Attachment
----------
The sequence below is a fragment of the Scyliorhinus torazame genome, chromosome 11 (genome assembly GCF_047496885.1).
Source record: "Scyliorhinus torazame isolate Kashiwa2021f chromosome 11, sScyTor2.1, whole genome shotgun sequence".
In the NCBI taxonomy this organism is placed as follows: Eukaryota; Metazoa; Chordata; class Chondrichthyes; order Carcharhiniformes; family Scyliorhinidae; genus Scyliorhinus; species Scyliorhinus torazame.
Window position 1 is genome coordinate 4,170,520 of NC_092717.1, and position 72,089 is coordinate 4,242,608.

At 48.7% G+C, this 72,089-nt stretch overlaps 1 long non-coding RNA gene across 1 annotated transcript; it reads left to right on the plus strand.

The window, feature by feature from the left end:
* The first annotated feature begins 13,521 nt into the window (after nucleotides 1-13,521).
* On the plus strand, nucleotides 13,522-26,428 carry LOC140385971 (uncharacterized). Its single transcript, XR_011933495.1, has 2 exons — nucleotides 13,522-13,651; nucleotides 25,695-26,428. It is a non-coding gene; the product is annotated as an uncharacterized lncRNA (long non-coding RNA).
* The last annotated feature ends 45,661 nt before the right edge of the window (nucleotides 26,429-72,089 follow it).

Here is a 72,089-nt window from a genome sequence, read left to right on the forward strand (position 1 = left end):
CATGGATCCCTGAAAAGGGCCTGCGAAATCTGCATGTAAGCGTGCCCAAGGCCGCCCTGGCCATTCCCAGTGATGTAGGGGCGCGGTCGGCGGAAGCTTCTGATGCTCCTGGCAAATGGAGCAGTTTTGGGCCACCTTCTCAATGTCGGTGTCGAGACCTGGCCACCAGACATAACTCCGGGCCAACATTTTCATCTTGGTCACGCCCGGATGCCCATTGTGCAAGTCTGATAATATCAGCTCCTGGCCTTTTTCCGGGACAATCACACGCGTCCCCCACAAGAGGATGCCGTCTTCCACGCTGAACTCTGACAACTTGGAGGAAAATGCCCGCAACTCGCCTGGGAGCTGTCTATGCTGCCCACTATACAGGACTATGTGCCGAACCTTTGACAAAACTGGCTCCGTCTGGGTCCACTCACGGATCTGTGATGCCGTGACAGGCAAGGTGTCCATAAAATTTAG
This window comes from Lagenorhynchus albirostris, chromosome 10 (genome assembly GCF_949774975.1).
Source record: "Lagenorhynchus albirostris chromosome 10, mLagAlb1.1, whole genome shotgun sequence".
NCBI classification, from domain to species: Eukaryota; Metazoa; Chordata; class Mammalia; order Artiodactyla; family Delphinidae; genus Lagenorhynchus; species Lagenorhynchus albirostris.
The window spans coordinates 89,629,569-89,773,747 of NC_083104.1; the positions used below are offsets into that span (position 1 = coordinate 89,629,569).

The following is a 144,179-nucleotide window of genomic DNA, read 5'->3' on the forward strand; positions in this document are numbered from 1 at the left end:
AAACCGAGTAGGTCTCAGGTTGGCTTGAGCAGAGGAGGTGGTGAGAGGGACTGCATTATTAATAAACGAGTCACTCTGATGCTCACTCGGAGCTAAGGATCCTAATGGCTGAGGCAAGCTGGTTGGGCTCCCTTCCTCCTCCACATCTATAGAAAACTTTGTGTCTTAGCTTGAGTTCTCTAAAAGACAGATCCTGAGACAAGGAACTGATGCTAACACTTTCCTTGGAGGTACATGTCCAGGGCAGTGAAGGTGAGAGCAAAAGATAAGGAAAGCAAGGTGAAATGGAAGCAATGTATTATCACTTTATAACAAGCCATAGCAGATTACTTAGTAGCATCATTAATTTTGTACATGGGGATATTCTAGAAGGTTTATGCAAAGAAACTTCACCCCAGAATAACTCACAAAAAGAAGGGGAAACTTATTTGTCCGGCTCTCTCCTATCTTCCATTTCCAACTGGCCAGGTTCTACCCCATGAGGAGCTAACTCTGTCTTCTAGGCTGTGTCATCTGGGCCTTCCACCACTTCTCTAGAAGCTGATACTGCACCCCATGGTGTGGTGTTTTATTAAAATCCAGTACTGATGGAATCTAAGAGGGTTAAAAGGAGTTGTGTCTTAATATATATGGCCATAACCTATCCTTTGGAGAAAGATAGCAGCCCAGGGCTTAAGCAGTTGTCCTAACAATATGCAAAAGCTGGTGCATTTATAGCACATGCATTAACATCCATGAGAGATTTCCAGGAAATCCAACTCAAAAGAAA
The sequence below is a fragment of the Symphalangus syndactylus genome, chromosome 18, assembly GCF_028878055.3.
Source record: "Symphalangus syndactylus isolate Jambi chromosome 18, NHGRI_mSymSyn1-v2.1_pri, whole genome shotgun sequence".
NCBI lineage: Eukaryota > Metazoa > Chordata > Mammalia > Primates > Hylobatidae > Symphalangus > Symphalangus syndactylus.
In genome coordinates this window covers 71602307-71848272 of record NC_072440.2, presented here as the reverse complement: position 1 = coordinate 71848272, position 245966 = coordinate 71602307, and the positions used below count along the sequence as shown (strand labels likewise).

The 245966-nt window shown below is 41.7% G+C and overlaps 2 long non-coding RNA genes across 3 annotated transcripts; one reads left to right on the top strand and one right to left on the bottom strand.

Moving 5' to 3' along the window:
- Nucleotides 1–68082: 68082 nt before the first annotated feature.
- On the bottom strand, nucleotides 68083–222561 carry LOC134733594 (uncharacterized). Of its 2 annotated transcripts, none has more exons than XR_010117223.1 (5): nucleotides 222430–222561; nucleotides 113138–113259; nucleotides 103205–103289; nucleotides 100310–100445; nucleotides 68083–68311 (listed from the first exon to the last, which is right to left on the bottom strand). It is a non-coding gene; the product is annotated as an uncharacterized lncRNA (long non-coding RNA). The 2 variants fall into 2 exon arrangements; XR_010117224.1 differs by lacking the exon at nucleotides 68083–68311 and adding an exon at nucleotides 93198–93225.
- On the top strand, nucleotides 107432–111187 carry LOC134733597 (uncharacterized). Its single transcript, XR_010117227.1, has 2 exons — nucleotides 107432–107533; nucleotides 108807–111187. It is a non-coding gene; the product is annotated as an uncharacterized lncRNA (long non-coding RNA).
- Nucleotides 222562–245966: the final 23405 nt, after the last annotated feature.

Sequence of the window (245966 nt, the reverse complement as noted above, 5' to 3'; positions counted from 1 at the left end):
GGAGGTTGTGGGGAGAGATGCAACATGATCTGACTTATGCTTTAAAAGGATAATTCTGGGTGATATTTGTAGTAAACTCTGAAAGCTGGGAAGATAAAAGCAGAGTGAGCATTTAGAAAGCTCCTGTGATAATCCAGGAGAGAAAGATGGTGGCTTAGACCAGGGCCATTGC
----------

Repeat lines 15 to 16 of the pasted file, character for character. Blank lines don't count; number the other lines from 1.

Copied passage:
The window spans coordinates 89,629,569-89,773,747 of NC_083104.1; the positions used below are offsets into that span (position 1 = coordinate 89,629,569).

The following is a 144,179-nucleotide window of genomic DNA, read 5'->3' on the forward strand; positions in this document are numbered from 1 at the left end: